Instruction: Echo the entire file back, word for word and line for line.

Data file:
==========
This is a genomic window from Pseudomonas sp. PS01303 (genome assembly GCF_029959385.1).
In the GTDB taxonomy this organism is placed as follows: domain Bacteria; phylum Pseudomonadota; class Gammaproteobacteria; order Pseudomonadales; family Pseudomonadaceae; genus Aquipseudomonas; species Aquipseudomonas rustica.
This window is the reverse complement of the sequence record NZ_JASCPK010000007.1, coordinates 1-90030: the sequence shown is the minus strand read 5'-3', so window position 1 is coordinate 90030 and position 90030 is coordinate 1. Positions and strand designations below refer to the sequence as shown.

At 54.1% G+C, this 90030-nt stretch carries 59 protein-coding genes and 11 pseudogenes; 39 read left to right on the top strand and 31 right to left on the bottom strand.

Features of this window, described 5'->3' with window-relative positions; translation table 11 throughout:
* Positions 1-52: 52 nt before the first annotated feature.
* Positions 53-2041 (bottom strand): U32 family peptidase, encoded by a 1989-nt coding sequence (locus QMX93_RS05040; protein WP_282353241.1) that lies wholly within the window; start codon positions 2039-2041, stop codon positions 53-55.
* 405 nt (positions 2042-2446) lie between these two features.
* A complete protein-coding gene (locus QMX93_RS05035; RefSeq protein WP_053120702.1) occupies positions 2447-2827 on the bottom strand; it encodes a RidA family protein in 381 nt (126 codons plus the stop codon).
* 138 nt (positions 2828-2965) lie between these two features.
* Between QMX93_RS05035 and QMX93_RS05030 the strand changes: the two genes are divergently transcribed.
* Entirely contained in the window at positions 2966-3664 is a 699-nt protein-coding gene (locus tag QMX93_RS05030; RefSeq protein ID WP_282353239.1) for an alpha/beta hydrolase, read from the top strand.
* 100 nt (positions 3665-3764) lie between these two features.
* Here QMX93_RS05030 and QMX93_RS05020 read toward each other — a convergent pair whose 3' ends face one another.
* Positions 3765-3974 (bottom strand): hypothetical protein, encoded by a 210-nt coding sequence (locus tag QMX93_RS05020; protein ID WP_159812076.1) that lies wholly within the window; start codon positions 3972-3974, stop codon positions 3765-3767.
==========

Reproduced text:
This is a genomic window from Pseudomonas sp. PS01303 (genome assembly GCF_029959385.1).
In the GTDB taxonomy this organism is placed as follows: domain Bacteria; phylum Pseudomonadota; class Gammaproteobacteria; order Pseudomonadales; family Pseudomonadaceae; genus Aquipseudomonas; species Aquipseudomonas rustica.
This window is the reverse complement of the sequence record NZ_JASCPK010000007.1, coordinates 1-90030: the sequence shown is the minus strand read 5'-3', so window position 1 is coordinate 90030 and position 90030 is coordinate 1. Positions and strand designations below refer to the sequence as shown.

At 54.1% G+C, this 90030-nt stretch carries 59 protein-coding genes and 11 pseudogenes; 39 read left to right on the top strand and 31 right to left on the bottom strand.

Features of this window, described 5'->3' with window-relative positions; translation table 11 throughout:
* Positions 1-52: 52 nt before the first annotated feature.
* Positions 53-2041 (bottom strand): U32 family peptidase, encoded by a 1989-nt coding sequence (locus QMX93_RS05040; protein WP_282353241.1) that lies wholly within the window; start codon positions 2039-2041, stop codon positions 53-55.
* 405 nt (positions 2042-2446) lie between these two features.
* A complete protein-coding gene (locus QMX93_RS05035; RefSeq protein WP_053120702.1) occupies positions 2447-2827 on the bottom strand; it encodes a RidA family protein in 381 nt (126 codons plus the stop codon).
* 138 nt (positions 2828-2965) lie between these two features.
* Between QMX93_RS05035 and QMX93_RS05030 the strand changes: the two genes are divergently transcribed.
* Entirely contained in the window at positions 2966-3664 is a 699-nt protein-coding gene (locus tag QMX93_RS05030; RefSeq protein ID WP_282353239.1) for an alpha/beta hydrolase, read from the top strand.
* 100 nt (positions 3665-3764) lie between these two features.
* Here QMX93_RS05030 and QMX93_RS05020 read toward each other — a convergent pair whose 3' ends face one another.
* Positions 3765-3974 (bottom strand): hypothetical protein, encoded by a 210-nt coding sequence (locus tag QMX93_RS05020; protein ID WP_159812076.1) that lies wholly within the window; start codon positions 3972-3974, stop codon positions 3765-3767.